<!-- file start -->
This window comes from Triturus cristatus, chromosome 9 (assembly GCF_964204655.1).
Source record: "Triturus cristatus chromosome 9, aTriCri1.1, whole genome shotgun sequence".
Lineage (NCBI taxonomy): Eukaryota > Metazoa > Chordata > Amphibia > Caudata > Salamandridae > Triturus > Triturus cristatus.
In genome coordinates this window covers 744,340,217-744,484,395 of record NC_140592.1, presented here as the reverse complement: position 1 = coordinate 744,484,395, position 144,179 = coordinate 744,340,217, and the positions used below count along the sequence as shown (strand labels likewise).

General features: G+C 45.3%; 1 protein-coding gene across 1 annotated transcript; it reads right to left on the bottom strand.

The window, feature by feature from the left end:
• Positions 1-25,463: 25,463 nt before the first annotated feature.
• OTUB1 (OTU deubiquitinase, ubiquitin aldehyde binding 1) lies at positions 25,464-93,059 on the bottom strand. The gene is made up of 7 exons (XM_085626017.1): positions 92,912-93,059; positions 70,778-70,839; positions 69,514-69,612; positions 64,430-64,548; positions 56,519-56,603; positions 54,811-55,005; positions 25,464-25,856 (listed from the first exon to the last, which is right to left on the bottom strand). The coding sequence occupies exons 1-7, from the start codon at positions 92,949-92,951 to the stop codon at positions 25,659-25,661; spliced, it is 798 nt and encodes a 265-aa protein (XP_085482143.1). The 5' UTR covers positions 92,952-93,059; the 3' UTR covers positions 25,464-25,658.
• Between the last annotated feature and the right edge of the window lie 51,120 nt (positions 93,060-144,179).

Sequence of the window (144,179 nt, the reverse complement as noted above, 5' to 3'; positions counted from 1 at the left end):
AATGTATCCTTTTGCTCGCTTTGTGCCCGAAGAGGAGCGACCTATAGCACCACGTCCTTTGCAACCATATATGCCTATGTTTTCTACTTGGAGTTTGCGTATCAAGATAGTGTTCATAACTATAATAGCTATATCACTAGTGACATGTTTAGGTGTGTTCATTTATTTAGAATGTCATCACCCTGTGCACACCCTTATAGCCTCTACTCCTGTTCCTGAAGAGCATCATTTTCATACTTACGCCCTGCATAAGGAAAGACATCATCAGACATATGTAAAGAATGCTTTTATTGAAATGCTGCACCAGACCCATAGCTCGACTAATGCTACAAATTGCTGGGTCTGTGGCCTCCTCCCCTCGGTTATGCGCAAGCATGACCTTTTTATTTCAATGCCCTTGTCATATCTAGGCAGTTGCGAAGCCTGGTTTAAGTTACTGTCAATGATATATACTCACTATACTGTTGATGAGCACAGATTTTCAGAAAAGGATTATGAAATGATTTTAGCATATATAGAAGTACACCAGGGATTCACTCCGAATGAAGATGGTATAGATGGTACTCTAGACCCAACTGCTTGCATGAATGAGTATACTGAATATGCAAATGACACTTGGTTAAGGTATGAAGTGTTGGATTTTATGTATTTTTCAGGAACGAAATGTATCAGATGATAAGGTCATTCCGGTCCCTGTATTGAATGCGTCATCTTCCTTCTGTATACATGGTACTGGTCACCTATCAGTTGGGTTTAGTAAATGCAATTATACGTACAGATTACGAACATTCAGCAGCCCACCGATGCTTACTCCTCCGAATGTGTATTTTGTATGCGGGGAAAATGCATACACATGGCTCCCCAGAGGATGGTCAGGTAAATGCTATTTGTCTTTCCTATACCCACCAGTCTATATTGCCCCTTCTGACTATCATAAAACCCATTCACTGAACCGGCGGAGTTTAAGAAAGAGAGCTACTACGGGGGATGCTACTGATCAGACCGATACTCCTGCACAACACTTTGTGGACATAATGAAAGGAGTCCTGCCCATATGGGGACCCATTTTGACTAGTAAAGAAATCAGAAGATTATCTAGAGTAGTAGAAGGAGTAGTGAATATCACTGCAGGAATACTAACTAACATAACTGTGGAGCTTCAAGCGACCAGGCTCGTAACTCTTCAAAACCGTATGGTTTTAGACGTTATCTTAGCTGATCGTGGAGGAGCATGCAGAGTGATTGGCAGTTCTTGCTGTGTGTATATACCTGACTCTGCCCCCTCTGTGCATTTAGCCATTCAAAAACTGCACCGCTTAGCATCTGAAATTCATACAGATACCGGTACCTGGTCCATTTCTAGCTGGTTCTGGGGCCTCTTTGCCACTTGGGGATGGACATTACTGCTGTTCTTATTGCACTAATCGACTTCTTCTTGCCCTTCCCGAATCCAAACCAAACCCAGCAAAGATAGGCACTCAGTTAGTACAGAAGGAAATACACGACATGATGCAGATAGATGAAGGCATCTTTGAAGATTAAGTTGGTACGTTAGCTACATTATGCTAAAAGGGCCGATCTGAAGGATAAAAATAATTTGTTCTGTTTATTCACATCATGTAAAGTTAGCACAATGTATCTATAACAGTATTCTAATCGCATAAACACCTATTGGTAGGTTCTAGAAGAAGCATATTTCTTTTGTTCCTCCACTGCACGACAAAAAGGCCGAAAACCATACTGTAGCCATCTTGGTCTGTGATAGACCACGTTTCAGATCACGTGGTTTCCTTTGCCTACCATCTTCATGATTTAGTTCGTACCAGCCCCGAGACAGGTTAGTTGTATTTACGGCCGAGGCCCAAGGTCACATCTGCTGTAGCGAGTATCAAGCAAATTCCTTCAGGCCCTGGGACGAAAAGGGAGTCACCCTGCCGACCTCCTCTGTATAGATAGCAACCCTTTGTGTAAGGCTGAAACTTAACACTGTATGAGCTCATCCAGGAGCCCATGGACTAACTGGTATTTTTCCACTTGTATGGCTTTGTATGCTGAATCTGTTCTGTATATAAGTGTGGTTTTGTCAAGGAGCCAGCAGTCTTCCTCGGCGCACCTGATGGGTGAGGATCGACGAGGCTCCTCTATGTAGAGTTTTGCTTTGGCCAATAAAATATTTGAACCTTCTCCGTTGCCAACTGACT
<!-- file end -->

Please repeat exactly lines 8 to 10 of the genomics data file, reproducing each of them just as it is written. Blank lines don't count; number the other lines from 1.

• OTUB1 (OTU deubiquitinase, ubiquitin aldehyde binding 1) lies at positions 25,464-93,059 on the bottom strand. The gene is made up of 7 exons (XM_085626017.1): positions 92,912-93,059; positions 70,778-70,839; positions 69,514-69,612; positions 64,430-64,548; positions 56,519-56,603; positions 54,811-55,005; positions 25,464-25,856 (listed from the first exon to the last, which is right to left on the bottom strand). The coding sequence occupies exons 1-7, from the start codon at positions 92,949-92,951 to the stop codon at positions 25,659-25,661; spliced, it is 798 nt and encodes a 265-aa protein (XP_085482143.1). The 5' UTR covers positions 92,952-93,059; the 3' UTR covers positions 25,464-25,658.
• Between the last annotated feature and the right edge of the window lie 51,120 nt (positions 93,060-144,179).

Sequence of the window (144,179 nt, the reverse complement as noted above, 5' to 3'; positions counted from 1 at the left end):